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The case against liquefied methane gas exports


They’re bad for local communities, and they’re bad for the planet.

When the Biden administration announced a “pause” on the expansion of liquefied methane gas exports, also known as liquefied “natural” gas (LNG), climate and community activists let out a momentary sigh of relief. Many lived near production facilities that were polluting the air and water, not to mention worsening the climate crisis.

In 2023, the U.S. became the largest exporter of LNG for the first time ever—outpacing Australia and Qatar. But as wealthy oil and gas companies continue to deceptively market the fuel as “natural" or "clean," its harmful effects on local communities and our planet have called into serious question U.S. plans to sell more of it overseas.

“We will heed the calls of young people and frontline communities who are using their voices to demand action from those with the power to act,” said President Biden, when announcing the pause.

At Oxfam, we’ve been holding wealthy polluters accountable for years. So, we’re going to explain what LNG is, the risks it poses to the environment and public health, and what must be done about it to meet the world’s climate goals.

What is LNG?

Liquefied methane gas is a fossil fuel. The gas is a harmful air pollutant and potent greenhouse gas. Exporting it requires three basic steps: extracting methane gas from the earth by fracking, liquefying it through energy-intensive methods, and shipping it overseas for profit.

It’s a dirty process plagued by leaks and other problems that lead to unnecessary and harmful methane emissions. And that’s a problem if we want to avert catastrophic climate change. Here’s why:

  • Methane is already responsible for around one-third of the planet’s warming.

  • It has more than 80 times the warming potential of carbon dioxide in the short term.

  • Instead of driving a just energy transition away from fossil fuels that reduces inequality, investments in methane gas lock us into a fossil-fuel future that make the twin climate and inequality crises worse.

“The U.S. is the world’s largest producer and consumer of methane gas,” said Rachel Carle, Oxfam’s policy adviser on methane. “As long as that’s true, we will fall far short of meeting our climate goals.”

Why are plans to expand LNG exports dangerous?

The proposal on pause to expand LNG exports represents a clear and present danger to a just and feminist energy transition in the U.S.

Right now, there are around 14 new facilities proposed for construction along the Gulf of Mexico, including parts of Texas and Louisiana. These LNG “terminals” are more than just infrastructure: they symbolize a continued reliance on fossil fuels that threatens our environment and public health.

  • Estimates say these facilities would emit as much greenhouse gas as 532 coal plants.

  • Methane contributes to about 1 million premature deaths annually, as well as respiratory issues, cancer, and maternal and fetal health problems that often increase care responsibilities for affected families. Communities of color disproportionately live near these facilities and face higher health risks, raising significant racial justice concerns.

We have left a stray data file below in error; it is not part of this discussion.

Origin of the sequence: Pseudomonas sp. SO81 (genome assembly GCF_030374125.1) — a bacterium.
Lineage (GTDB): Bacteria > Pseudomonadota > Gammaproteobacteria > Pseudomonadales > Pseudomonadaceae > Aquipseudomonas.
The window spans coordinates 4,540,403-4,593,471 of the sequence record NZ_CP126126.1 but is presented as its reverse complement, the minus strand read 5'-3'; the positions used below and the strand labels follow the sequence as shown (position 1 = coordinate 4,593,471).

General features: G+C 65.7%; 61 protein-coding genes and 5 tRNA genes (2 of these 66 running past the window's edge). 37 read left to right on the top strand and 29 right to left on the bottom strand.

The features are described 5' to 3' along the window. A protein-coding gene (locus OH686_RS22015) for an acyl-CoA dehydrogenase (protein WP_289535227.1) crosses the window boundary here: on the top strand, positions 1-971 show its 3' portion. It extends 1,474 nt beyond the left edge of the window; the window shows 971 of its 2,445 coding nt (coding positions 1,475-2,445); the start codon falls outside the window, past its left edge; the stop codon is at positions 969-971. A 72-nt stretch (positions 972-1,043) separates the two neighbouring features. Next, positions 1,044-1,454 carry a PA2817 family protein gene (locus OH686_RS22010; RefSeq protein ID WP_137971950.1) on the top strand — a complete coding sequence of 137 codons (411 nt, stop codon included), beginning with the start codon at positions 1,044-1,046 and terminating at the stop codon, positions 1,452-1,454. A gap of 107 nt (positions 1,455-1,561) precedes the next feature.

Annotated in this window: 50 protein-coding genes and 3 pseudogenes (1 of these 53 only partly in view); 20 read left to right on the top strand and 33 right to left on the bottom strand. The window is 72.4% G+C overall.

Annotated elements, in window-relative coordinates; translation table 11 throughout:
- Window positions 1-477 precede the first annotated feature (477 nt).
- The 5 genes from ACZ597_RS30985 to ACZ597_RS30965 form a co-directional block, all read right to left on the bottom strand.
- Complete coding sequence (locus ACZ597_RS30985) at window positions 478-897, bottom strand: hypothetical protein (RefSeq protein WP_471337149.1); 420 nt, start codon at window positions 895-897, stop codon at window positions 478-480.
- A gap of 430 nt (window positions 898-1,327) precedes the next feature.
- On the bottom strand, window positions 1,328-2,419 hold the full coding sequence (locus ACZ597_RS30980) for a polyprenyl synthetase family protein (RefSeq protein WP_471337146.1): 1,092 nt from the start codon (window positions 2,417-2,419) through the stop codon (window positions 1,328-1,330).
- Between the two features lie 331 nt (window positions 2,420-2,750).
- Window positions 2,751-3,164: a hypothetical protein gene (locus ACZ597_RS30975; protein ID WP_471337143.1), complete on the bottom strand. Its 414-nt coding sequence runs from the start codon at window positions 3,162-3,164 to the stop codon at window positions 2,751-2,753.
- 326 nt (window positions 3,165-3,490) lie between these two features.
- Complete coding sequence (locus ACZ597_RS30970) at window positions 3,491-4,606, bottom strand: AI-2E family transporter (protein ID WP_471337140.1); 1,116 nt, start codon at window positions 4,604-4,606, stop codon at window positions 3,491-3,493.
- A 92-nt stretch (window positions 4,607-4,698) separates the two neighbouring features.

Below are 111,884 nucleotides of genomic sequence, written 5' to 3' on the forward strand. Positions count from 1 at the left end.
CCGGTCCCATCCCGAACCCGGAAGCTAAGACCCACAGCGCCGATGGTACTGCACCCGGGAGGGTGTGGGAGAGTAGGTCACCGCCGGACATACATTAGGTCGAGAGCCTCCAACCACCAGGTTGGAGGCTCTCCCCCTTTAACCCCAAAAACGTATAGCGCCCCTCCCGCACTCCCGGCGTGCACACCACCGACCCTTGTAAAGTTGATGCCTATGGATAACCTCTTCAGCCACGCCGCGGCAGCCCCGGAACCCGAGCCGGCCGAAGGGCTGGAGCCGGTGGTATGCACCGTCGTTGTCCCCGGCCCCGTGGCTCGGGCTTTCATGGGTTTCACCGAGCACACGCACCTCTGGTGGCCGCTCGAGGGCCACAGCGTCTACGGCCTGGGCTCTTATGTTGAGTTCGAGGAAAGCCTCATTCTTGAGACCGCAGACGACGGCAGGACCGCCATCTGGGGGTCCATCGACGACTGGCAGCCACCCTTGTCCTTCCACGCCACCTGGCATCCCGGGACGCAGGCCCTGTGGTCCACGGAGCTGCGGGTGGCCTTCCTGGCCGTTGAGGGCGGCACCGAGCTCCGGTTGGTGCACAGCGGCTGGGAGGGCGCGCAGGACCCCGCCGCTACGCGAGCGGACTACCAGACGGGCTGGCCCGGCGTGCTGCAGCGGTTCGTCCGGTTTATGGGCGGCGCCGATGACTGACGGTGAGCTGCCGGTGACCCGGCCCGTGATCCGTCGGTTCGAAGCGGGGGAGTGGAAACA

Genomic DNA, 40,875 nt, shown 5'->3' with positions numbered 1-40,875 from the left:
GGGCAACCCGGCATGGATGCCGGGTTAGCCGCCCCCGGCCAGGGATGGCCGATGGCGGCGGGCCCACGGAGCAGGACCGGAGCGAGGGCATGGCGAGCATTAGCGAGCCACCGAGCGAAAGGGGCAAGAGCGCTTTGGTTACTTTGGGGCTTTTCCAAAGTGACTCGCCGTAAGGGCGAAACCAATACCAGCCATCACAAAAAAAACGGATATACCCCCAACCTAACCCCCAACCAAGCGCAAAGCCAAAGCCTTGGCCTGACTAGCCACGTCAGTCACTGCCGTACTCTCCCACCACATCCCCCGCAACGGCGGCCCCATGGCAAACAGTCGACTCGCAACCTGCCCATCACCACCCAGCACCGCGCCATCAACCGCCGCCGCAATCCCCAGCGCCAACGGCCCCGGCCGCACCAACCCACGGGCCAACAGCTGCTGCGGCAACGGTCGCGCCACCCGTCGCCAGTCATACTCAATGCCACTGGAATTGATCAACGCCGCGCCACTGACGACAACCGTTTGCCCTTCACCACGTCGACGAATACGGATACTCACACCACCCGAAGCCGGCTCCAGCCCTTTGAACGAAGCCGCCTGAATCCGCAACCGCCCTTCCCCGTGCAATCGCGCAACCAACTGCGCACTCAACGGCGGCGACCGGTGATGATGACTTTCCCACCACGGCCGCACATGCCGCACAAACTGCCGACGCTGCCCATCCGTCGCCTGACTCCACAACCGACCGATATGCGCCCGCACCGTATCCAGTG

• Extracting and transporting methane gas also causes environmental destruction, harming ecosystems and wildlife. Cameron Parish in Louisiana used to be the largest producer of seafood in the entire country before the worsening effects of climate change and the arrival of LNG facilities. Now only 16 commercial fishing vessels operate in the area, down from 250 decades ago.

For communities like these along the Gulf Coast, LNG export terminals spell trouble. Just ask Roishetta Sibley Ozane, an environmental organizer and founder of the Lake Charles-based Vessel Project, which has been fighting LNG export terminal projects in southwest Louisiana.

“We can no longer allow fossil fuel industries to operate without considering the health and safety of the people living in these areas,” Ozane said.

Frontline communities from Texas and Louisiana stand outside FERC to push against the spread of oil and liquified methane gas (LNG) facilities on Thursday, May 18th, 2023 in Washington. Photo: Joy Asico/AP Images for Movement Catalyst

What are real clean energy alternatives to LNG exports?

The way forward is clear: we need to decisively break away from fossil fuel infrastructure, including LNG terminals, and embrace clean energy alternatives like wind and solar.

By rallying community support and championing renewable energy investments, we can halt the momentum of LNG expansion. Together, we can lay the groundwork for an energy system that prioritizes the health and resilience of communities over the pocketbooks of billionaires and wealthy fossil fuel companies.

Instead of investing in polluting methane exports, we can fund a just energy transition by holding polluters accountable and ensuring they pay their fair share.


The expansion of liquefied methane gas exports could dramatically hurt local communities and endanger the creation of a more equal future for all.

Oxfam is calling on the Biden Administration to halt new LNG projects, ensuring that this “pause” takes into account the voices of frontline communities most affected by the development of these new facilities. We must also ensure that Congress does not take the power away from the Department of Energy to decide whether LNG export projects as proposed are truly in the “public interest.”

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